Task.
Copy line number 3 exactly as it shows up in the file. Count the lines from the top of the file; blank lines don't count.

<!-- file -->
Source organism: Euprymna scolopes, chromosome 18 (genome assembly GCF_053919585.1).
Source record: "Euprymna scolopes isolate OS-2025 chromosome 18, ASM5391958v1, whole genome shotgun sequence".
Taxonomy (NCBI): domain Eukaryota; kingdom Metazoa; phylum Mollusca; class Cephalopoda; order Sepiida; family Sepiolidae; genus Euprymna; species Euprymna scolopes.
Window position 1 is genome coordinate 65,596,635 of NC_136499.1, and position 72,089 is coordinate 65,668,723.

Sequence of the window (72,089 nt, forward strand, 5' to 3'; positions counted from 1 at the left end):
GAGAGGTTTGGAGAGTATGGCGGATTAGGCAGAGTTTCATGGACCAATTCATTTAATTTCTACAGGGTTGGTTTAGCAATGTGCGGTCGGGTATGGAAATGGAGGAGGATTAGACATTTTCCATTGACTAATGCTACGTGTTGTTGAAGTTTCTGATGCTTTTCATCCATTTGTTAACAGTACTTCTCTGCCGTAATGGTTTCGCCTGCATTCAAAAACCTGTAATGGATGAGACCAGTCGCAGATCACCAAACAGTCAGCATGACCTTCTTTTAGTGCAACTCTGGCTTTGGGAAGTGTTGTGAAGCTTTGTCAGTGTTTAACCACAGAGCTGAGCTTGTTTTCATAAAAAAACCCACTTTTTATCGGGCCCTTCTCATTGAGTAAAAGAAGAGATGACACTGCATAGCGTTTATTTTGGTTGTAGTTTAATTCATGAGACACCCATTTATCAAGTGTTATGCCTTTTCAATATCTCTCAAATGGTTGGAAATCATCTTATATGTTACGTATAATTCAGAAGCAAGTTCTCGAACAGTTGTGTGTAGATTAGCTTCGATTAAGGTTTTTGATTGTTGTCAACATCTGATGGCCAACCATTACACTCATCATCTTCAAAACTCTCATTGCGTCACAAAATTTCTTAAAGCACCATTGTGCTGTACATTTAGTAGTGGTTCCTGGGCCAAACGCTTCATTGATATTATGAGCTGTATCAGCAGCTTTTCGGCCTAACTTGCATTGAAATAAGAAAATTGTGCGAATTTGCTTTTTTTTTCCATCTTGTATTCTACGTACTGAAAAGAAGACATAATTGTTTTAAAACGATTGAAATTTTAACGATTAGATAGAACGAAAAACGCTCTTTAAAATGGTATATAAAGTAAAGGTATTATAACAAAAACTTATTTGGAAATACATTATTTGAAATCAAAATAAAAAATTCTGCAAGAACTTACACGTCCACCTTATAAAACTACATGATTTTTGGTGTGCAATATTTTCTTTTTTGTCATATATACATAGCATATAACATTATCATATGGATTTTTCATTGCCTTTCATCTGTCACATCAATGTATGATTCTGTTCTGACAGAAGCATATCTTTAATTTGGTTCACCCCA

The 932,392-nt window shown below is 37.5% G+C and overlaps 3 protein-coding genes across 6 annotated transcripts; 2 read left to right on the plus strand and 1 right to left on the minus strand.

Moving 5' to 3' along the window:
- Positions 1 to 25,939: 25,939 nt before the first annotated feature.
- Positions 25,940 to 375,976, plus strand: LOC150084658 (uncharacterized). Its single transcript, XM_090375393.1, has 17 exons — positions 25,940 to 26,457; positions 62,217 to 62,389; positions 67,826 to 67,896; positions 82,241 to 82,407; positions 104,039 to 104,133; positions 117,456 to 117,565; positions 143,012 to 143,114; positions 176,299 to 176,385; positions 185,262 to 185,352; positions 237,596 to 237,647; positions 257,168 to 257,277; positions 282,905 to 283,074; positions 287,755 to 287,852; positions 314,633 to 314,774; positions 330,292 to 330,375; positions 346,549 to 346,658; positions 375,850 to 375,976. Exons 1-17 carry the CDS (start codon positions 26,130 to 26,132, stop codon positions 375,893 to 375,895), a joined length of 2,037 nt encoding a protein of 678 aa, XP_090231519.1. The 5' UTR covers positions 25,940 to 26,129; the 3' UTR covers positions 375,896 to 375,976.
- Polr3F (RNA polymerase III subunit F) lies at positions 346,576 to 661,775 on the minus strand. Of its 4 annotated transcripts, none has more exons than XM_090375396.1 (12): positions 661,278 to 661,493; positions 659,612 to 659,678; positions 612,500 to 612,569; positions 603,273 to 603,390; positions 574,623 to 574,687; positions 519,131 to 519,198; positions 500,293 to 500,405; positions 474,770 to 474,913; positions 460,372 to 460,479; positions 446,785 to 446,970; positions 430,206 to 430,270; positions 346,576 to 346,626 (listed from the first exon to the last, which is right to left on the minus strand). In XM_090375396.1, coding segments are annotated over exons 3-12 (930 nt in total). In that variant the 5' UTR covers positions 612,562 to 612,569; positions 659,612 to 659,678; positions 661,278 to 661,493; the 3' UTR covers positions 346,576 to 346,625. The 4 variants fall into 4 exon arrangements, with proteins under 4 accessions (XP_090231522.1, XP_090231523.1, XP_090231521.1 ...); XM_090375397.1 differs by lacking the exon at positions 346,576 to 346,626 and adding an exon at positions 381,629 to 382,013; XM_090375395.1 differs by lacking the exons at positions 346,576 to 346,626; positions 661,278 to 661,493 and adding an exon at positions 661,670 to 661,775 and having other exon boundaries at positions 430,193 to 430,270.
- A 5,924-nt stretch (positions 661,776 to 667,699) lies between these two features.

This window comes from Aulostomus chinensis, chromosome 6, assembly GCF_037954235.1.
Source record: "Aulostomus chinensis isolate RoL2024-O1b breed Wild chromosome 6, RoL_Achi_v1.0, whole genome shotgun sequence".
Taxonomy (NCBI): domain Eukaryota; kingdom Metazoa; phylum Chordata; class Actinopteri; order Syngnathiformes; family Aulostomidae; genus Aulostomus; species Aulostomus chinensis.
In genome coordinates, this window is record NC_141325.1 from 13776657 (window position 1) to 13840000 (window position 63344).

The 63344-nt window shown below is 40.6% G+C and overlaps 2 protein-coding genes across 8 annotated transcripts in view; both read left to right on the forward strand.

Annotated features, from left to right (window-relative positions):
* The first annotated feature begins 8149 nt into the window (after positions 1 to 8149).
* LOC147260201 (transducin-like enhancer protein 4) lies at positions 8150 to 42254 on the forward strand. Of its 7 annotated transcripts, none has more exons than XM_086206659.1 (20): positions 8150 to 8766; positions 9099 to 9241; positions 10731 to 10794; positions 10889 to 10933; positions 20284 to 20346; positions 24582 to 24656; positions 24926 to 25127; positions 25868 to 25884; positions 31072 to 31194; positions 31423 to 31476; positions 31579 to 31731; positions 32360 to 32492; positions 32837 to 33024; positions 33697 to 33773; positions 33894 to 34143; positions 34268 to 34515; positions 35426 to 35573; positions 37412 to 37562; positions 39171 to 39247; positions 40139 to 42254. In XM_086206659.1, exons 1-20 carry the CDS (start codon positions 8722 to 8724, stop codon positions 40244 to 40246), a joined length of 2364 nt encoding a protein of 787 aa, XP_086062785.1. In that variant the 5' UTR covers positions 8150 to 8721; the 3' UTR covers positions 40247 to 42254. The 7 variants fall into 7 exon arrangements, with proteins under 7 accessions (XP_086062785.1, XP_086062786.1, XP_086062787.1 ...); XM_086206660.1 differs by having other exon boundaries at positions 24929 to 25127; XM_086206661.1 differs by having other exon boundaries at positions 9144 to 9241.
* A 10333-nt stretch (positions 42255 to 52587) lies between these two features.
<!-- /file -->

Taxonomy (NCBI): domain Eukaryota; kingdom Metazoa; phylum Mollusca; class Cephalopoda; order Sepiida; family Sepiolidae; genus Euprymna; species Euprymna scolopes.